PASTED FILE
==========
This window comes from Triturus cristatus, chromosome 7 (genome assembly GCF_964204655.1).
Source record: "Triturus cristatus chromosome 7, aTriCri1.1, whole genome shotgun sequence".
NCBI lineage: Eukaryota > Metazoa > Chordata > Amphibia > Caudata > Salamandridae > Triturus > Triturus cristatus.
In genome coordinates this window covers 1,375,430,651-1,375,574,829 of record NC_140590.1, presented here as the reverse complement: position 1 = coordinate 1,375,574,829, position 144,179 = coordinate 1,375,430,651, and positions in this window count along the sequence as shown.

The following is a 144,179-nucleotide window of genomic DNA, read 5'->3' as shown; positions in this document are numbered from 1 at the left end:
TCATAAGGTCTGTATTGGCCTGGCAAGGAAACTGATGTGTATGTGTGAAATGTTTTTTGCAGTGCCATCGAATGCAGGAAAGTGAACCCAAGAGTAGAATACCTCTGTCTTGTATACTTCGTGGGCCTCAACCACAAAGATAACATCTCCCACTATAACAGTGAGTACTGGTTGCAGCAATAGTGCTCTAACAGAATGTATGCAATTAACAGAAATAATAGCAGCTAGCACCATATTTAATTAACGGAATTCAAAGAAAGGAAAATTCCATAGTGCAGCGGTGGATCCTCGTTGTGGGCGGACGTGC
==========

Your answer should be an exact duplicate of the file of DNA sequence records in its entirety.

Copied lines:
This window comes from Triturus cristatus, chromosome 7 (genome assembly GCF_964204655.1).
Source record: "Triturus cristatus chromosome 7, aTriCri1.1, whole genome shotgun sequence".
NCBI lineage: Eukaryota > Metazoa > Chordata > Amphibia > Caudata > Salamandridae > Triturus > Triturus cristatus.
In genome coordinates this window covers 1,375,430,651-1,375,574,829 of record NC_140590.1, presented here as the reverse complement: position 1 = coordinate 1,375,574,829, position 144,179 = coordinate 1,375,430,651, and positions in this window count along the sequence as shown.

The following is a 144,179-nucleotide window of genomic DNA, read 5'->3' as shown; positions in this document are numbered from 1 at the left end:
TCATAAGGTCTGTATTGGCCTGGCAAGGAAACTGATGTGTATGTGTGAAATGTTTTTTGCAGTGCCATCGAATGCAGGAAAGTGAACCCAAGAGTAGAATACCTCTGTCTTGTATACTTCGTGGGCCTCAACCACAAAGATAACATCTCCCACTATAACAGTGAGTACTGGTTGCAGCAATAGTGCTCTAACAGAATGTATGCAATTAACAGAAATAATAGCAGCTAGCACCATATTTAATTAACGGAATTCAAAGAAAGGAAAATTCCATAGTGCAGCGGTGGATCCTCGTTGTGGGCGGACGTGC